Rust can eat through metal until there is nothing left, causing a large hole in the body or floor of a car. Rust holes weaken the strength of a car's body panels and might allow fumes and dust to get inside the car. Typically, a sheet metal patch is used to cover and fix automobile rust holes because a sheet metal patch provides more strength than a body filler patch. You can patch a rust hole yourself, but you'll need to set aside several hours to complete this repair job.
- Skill level:
- Moderately Challenging
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Things you need
- Metal saw
- Sheet metal, 12-gauge or heavier
- Tin snips
- 1/4-inch carbide drill bit
- Rivet gun
- 1/4-inch rivets
- Bondo body filler kit
- Sand paper, 200 grit
- Automotive paint
Cut around the hole with a metal saw, removing all corroded metal. Cut right through the existing panelling and get rid of all of the rusted metal until no affected metal exists around the hole's perimeter.
Center the sheet metal patch so the metal overlaps the hole by two or three inches. Then mark and trim the excess sheet metal with a pair of metal shears.
Set the sheet metal back on the hole and centre it again. Place it on the underside of the panel if you have access to it. This provides a cleaner final look. Drill through the patch and car panel using a 1/4-inch drill bit with a carbide tip. Make one drill hole every two to four inches along the edge of the patch.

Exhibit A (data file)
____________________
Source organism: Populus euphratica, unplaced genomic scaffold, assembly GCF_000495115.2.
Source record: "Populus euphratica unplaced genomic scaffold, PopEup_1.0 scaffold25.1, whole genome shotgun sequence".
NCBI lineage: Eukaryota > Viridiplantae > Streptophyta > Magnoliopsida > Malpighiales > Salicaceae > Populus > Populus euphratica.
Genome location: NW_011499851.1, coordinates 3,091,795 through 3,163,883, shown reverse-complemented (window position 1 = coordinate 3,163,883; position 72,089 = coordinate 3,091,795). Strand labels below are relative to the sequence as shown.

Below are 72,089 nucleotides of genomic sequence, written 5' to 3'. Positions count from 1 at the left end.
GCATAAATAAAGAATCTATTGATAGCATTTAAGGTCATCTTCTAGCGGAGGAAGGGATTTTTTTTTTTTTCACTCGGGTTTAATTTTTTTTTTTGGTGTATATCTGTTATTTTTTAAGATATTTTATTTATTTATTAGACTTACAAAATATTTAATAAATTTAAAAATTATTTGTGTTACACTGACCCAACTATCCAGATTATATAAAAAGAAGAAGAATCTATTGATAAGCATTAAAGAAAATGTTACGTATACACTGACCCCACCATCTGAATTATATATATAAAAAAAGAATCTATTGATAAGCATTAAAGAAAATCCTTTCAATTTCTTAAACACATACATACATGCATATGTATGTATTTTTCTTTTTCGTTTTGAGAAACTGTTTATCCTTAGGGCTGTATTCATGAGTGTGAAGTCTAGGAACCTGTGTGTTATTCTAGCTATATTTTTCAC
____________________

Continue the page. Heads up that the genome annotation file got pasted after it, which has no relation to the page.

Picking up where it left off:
Attach the sheet metal to the car. Use pop rivets and a rivet gun. Insert one 1/4-inch rivet into your rivet gun, then insert the rivet into the hole and squeeze the gun handle until the rivet forms. Repeat this step in each hole to secure the patch to the car.
Mix Bondo or another body filler with hardener in a container according to the manufacturer's instructions. Spread the mixed Bondo on the patch and around the edge with a hard scraper. This will cover the patch and seal the seams. It will also blend the repair. Sand the filler after it is thoroughly dry to a smooth and uniform surface with 200 grit sand paper.
Paint the repaired area with a metal primer. Once the primer dries, sand the primer with metal sand paper. Wipe the area clean and then spray on a matching paint or fibreglass gel coat.
Tips and warnings
- Large holes may require more surface fillers and supports. Many patches are cosmetic only and will not enhance the structure of your body panels.
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